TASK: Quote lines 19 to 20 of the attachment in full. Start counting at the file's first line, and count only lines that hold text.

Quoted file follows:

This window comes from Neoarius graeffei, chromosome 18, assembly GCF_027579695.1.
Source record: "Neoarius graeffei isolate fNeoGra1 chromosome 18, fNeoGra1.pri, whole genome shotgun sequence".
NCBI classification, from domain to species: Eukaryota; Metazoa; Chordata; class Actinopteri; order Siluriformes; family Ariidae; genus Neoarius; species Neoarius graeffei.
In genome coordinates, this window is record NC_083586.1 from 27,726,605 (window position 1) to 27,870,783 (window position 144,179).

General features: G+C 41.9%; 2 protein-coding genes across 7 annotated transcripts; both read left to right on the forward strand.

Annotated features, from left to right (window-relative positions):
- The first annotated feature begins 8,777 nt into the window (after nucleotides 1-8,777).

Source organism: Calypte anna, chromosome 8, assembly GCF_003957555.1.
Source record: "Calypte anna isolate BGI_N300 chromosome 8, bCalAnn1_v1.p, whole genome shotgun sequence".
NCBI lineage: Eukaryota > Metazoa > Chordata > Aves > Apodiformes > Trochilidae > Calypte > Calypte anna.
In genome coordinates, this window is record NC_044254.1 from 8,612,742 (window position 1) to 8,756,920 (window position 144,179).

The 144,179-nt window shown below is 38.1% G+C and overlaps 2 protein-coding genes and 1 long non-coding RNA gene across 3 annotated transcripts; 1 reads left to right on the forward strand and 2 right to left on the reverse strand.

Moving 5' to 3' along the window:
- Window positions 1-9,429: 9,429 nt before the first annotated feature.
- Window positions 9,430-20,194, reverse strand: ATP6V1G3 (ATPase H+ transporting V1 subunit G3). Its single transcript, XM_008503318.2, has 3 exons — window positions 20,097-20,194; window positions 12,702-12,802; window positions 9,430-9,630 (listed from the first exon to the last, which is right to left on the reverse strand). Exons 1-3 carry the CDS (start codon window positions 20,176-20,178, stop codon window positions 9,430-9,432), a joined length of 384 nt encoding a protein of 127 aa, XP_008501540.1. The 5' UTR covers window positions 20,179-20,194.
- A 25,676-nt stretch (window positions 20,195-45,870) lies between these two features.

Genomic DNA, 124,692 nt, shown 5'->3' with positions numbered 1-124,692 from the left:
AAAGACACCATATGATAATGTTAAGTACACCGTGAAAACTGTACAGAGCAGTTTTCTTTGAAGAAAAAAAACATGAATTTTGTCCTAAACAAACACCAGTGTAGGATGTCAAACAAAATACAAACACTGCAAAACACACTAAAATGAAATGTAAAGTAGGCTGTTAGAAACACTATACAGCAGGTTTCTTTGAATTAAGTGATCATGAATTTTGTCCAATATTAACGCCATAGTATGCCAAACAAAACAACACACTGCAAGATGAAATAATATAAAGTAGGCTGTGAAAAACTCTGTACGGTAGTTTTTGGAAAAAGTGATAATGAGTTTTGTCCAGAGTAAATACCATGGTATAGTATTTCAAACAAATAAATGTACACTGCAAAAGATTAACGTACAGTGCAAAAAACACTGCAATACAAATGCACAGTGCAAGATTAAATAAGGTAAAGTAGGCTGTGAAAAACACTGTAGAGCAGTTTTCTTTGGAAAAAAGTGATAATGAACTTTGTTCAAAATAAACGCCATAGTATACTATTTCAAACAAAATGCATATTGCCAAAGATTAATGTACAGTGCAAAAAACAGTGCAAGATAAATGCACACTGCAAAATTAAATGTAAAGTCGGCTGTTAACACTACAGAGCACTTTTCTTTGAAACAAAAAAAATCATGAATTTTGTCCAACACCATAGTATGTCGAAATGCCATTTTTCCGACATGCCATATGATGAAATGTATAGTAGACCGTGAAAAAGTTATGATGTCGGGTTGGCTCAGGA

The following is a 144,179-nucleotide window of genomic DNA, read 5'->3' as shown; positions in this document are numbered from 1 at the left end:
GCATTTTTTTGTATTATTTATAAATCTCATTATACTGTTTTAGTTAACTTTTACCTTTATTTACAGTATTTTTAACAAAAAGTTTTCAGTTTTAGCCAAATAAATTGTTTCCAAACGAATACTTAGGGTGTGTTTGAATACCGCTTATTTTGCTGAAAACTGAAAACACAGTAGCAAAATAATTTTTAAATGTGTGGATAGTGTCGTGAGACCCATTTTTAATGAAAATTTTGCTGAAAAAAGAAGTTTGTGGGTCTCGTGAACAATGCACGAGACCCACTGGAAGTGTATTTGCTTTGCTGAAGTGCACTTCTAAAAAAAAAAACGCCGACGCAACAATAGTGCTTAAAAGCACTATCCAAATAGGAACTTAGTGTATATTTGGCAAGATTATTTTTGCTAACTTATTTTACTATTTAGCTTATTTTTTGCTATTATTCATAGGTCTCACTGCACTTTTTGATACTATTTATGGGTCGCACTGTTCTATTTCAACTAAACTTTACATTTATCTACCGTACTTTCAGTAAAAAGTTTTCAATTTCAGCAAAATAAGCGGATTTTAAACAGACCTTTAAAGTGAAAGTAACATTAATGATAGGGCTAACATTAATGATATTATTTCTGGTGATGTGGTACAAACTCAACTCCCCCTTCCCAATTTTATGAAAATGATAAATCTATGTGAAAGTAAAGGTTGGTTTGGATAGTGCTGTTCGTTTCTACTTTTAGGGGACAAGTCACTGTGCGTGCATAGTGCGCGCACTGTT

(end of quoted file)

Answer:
The following is a 144,179-nucleotide window of genomic DNA, read 5'->3' as shown; positions in this document are numbered from 1 at the left end:
GCATTTTTTTGTATTATTTATAAATCTCATTATACTGTTTTAGTTAACTTTTACCTTTATTTACAGTATTTTTAACAAAAAGTTTTCAGTTTTAGCCAAATAAATTGTTTCCAAACGAATACTTAGGGTGTGTTTGAATACCGCTTATTTTGCTGAAAACTGAAAACACAGTAGCAAAATAATTTTTAAATGTGTGGATAGTGTCGTGAGACCCATTTTTAATGAAAATTTTGCTGAAAAAAGAAGTTTGTGGGTCTCGTGAACAATGCACGAGACCCACTGGAAGTGTATTTGCTTTGCTGAAGTGCACTTCTAAAAAAAAAAACGCCGACGCAACAATAGTGCTTAAAAGCACTATCCAAATAGGAACTTAGTGTATATTTGGCAAGATTATTTTTGCTAACTTATTTTACTATTTAGCTTATTTTTTGCTATTATTCATAGGTCTCACTGCACTTTTTGATACTATTTATGGGTCGCACTGTTCTATTTCAACTAAACTTTACATTTATCTACCGTACTTTCAGTAAAAAGTTTTCAATTTCAGCAAAATAAGCGGATTTTAAACAGACCTTTAAAGTGAAAGTAACATTAATGATAGGGCTAACATTAATGATATTATTTCTGGTGATGTGGTACAAACTCAACTCCCCCTTCCCAATTTTATGAAAATGATAAATCTATGTGAAAGTAAAGGTTGGTTTGGATAGTGCTGTTCGTTTCTACTTTTAGGGGACAAGTCACTGTGCGTGCATAGTGCGCGCACTGTT